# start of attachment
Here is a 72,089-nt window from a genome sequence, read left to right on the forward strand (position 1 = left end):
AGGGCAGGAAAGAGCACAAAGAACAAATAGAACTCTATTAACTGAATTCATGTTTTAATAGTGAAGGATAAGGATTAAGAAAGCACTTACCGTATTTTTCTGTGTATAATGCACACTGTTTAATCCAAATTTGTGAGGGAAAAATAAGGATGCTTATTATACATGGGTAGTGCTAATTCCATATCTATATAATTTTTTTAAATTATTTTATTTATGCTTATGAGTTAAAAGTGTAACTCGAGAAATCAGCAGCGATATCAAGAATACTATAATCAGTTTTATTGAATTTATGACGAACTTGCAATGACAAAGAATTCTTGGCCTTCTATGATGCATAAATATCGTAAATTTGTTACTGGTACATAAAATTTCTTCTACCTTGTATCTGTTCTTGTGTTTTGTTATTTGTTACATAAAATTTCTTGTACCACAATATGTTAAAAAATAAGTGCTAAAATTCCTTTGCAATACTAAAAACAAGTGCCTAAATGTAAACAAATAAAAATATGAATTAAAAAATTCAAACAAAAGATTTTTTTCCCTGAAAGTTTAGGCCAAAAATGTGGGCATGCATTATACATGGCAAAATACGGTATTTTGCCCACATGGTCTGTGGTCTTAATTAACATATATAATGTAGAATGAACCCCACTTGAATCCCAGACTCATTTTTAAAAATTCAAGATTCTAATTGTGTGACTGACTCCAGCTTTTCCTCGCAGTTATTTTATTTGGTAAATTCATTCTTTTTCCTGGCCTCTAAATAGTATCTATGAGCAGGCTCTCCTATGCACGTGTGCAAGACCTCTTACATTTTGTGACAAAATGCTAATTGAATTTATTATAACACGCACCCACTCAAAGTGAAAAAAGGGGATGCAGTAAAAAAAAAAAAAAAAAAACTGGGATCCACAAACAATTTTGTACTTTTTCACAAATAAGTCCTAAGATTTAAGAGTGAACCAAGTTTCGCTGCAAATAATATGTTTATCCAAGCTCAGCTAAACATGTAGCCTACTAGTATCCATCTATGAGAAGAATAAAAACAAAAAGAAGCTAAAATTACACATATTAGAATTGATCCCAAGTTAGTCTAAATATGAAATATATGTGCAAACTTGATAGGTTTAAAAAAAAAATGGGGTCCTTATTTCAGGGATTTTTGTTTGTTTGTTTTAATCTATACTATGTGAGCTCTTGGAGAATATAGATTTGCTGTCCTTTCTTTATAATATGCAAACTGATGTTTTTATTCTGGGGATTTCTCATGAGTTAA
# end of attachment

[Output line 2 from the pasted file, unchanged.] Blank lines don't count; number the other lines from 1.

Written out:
AGGGCAGGAAAGAGCACAAAGAACAAATAGAACTCTATTAACTGAATTCATGTTTTAATAGTGAAGGATAAGGATTAAGAAAGCACTTACCGTATTTTTCTGTGTATAATGCACACTGTTTAATCCAAATTTGTGAGGGAAAAATAAGGATGCTTATTATACATGGGTAGTGCTAATTCCATATCTATATAATTTTTTTAAATTATTTTATTTATGCTTATGAGTTAAAAGTGTAACTCGAGAAATCAGCAGCGATATCAAGAATACTATAATCAGTTTTATTGAATTTATGACGAACTTGCAATGACAAAGAATTCTTGGCCTTCTATGATGCATAAATATCGTAAATTTGTTACTGGTACATAAAATTTCTTCTACCTTGTATCTGTTCTTGTGTTTTGTTATTTGTTACATAAAATTTCTTGTACCACAATATGTTAAAAAATAAGTGCTAAAATTCCTTTGCAATACTAAAAACAAGTGCCTAAATGTAAACAAATAAAAATATGAATTAAAAAATTCAAACAAAAGATTTTTTTCCCTGAAAGTTTAGGCCAAAAATGTGGGCATGCATTATACATGGCAAAATACGGTATTTTGCCCACATGGTCTGTGGTCTTAATTAACATATATAATGTAGAATGAACCCCACTTGAATCCCAGACTCATTTTTAAAAATTCAAGATTCTAATTGTGTGACTGACTCCAGCTTTTCCTCGCAGTTATTTTATTTGGTAAATTCATTCTTTTTCCTGGCCTCTAAATAGTATCTATGAGCAGGCTCTCCTATGCACGTGTGCAAGACCTCTTACATTTTGTGACAAAATGCTAATTGAATTTATTATAACACGCACCCACTCAAAGTGAAAAAAGGGGATGCAGTAAAAAAAAAAAAAAAAAAACTGGGATCCACAAACAATTTTGTACTTTTTCACAAATAAGTCCTAAGATTTAAGAGTGAACCAAGTTTCGCTGCAAATAATATGTTTATCCAAGCTCAGCTAAACATGTAGCCTACTAGTATCCATCTATGAGAAGAATAAAAACAAAAAGAAGCTAAAATTACACATATTAGAATTGATCCCAAGTTAGTCTAAATATGAAATATATGTGCAAACTTGATAGGTTTAAAAAAAAAATGGGGTCCTTATTTCAGGGATTTTTGTTTGTTTGTTTTAATCTATACTATGTGAGCTCTTGGAGAATATAGATTTGCTGTCCTTTCTTTATAATATGCAAACTGATGTTTTTATTCTGGGGATTTCTCATGAGTTAA